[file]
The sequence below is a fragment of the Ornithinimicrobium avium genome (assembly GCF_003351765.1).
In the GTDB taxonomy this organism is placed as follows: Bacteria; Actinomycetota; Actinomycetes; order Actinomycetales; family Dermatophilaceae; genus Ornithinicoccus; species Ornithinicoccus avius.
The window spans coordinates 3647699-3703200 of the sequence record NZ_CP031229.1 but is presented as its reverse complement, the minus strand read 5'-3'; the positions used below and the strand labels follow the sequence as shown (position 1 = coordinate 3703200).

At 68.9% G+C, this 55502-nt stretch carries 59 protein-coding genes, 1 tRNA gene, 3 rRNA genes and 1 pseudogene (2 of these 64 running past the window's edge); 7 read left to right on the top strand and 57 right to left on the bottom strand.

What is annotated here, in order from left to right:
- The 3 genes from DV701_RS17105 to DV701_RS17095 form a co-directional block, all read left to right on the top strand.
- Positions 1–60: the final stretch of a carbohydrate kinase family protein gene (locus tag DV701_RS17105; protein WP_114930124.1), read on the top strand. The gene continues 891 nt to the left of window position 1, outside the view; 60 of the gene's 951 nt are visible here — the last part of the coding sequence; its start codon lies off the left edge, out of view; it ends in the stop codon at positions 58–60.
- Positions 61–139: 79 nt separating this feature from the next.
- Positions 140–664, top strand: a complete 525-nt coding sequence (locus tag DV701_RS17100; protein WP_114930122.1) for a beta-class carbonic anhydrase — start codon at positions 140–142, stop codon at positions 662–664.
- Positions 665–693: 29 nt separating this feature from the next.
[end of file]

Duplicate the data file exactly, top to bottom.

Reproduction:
The sequence below is a fragment of the Ornithinimicrobium avium genome (assembly GCF_003351765.1).
In the GTDB taxonomy this organism is placed as follows: Bacteria; Actinomycetota; Actinomycetes; order Actinomycetales; family Dermatophilaceae; genus Ornithinicoccus; species Ornithinicoccus avius.
The window spans coordinates 3647699-3703200 of the sequence record NZ_CP031229.1 but is presented as its reverse complement, the minus strand read 5'-3'; the positions used below and the strand labels follow the sequence as shown (position 1 = coordinate 3703200).

At 68.9% G+C, this 55502-nt stretch carries 59 protein-coding genes, 1 tRNA gene, 3 rRNA genes and 1 pseudogene (2 of these 64 running past the window's edge); 7 read left to right on the top strand and 57 right to left on the bottom strand.

What is annotated here, in order from left to right:
- The 3 genes from DV701_RS17105 to DV701_RS17095 form a co-directional block, all read left to right on the top strand.
- Positions 1–60: the final stretch of a carbohydrate kinase family protein gene (locus tag DV701_RS17105; protein WP_114930124.1), read on the top strand. The gene continues 891 nt to the left of window position 1, outside the view; 60 of the gene's 951 nt are visible here — the last part of the coding sequence; its start codon lies off the left edge, out of view; it ends in the stop codon at positions 58–60.
- Positions 61–139: 79 nt separating this feature from the next.
- Positions 140–664, top strand: a complete 525-nt coding sequence (locus tag DV701_RS17100; protein WP_114930122.1) for a beta-class carbonic anhydrase — start codon at positions 140–142, stop codon at positions 662–664.
- Positions 665–693: 29 nt separating this feature from the next.